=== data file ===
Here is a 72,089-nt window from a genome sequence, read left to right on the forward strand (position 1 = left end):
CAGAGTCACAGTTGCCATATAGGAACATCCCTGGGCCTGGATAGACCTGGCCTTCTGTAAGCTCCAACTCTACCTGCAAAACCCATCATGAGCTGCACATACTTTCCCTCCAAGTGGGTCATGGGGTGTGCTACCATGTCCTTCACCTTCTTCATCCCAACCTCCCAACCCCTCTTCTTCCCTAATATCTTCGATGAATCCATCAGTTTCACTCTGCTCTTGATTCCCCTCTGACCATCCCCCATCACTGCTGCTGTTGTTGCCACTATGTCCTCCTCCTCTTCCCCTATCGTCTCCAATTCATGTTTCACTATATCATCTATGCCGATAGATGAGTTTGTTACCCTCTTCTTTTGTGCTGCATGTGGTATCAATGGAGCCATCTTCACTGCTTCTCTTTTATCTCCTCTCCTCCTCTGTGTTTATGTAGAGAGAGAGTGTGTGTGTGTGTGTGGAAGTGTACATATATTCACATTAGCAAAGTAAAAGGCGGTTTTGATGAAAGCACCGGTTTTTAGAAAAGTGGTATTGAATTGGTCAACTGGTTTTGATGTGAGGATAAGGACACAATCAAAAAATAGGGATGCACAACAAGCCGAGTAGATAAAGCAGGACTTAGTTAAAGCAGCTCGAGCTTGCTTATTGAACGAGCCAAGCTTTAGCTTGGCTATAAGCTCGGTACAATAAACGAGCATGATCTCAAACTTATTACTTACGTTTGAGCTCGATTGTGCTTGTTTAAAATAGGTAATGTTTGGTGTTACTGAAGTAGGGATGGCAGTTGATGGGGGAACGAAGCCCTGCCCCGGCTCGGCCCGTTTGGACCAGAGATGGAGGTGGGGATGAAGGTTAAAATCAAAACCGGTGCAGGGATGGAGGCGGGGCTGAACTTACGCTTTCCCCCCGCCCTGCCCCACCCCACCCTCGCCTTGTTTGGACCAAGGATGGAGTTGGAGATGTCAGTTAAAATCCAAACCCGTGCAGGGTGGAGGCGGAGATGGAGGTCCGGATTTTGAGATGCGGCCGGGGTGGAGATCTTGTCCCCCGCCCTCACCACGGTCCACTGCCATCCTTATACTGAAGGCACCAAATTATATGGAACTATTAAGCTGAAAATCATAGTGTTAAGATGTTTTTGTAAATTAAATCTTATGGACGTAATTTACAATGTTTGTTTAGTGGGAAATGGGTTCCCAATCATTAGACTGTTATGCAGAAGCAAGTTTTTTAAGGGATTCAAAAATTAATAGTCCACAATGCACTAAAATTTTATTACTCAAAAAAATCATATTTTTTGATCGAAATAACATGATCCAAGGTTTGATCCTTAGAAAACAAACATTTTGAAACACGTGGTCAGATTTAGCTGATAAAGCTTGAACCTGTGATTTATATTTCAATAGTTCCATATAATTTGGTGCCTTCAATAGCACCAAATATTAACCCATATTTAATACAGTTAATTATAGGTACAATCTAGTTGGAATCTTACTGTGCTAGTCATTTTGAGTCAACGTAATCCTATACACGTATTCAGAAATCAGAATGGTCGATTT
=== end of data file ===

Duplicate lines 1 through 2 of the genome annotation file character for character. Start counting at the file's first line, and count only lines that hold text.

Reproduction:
Here is a 72,089-nt window from a genome sequence, read left to right on the forward strand (position 1 = left end):
CAGAGTCACAGTTGCCATATAGGAACATCCCTGGGCCTGGATAGACCTGGCCTTCTGTAAGCTCCAACTCTACCTGCAAAACCCATCATGAGCTGCACATACTTTCCCTCCAAGTGGGTCATGGGGTGTGCTACCATGTCCTTCACCTTCTTCATCCCAACCTCCCAACCCCTCTTCTTCCCTAATATCTTCGATGAATCCATCAGTTTCACTCTGCTCTTGATTCCCCTCTGACCATCCCCCATCACTGCTGCTGTTGTTGCCACTATGTCCTCCTCCTCTTCCCCTATCGTCTCCAATTCATGTTTCACTATATCATCTATGCCGATAGATGAGTTTGTTACCCTCTTCTTTTGTGCTGCATGTGGTATCAATGGAGCCATCTTCACTGCTTCTCTTTTATCTCCTCTCCTCCTCTGTGTTTATGTAGAGAGAGAGTGTGTGTGTGTGTGTGGAAGTGTACATATATTCACATTAGCAAAGTAAAAGGCGGTTTTGATGAAAGCACCGGTTTTTAGAAAAGTGGTATTGAATTGGTCAACTGGTTTTGATGTGAGGATAAGGACACAATCAAAAAATAGGGATGCACAACAAGCCGAGTAGATAAAGCAGGACTTAGTTAAAGCAGCTCGAGCTTGCTTATTGAACGAGCCAAGCTTTAGCTTGGCTATAAGCTCGGTACAATAAACGAGCATGATCTCAAACTTATTACTTACGTTTGAGCTCGATTGTGCTTGTTTAAAATAGGTAATGTTTGGTGTTACTGAAGTAGGGATGGCAGTTGATGGGGGAACGAAGCCCTGCCCCGGCTCGGCCCGTTTGGACCAGAGATGGAGGTGGGGATGAAGGTTAAAATCAAAACCGGTGCAGGGATGGAGGCGGGGCTGAACTTACGCTTTCCCCCCGCCCTGCCCCACCCCACCCTCGCCTTGTTTGGACCAAGGATGGAGTTGGAGATGTCAGTTAAAATCCAAACCCGTGCAGGGTGGAGGCGGAGATGGAGGTCCGGATTTTGAGATGCGGCCGGGGTGGAGATCTTGTCCCCCGCCCTCACCACGGTCCACTGCCATCCTTATACTGAAGGCACCAAATTATATGGAACTATTAAGCTGAAAATCATAGTGTTAAGATGTTTTTGTAAATTAAATCTTATGGACGTAATTTACAATGTTTGTTTAGTGGGAAATGGGTTCCCAATCATTAGACTGTTATGCAGAAGCAAGTTTTTTAAGGGATTCAAAAATTAATAGTCCACAATGCACTAAAATTTTATTACTCAAAAAAATCATATTTTTTGATCGAAATAACATGATCCAAGGTTTGATCCTTAGAAAACAAACATTTTGAAACACGTGGTCAGATTTAGCTGATAAAGCTTGAACCTGTGATTTATATTTCAATAGTTCCATATAATTTGGTGCCTTCAATAGCACCAAATATTAACCCATATTTAATACAGTTAATTATAGGTACAATCTAGTTGGAATCTTACTGTGCTAGTCATTTTGAGTCAACGTAATCCTATACACGTATTCAGAAATCAGAATGGTCGATTT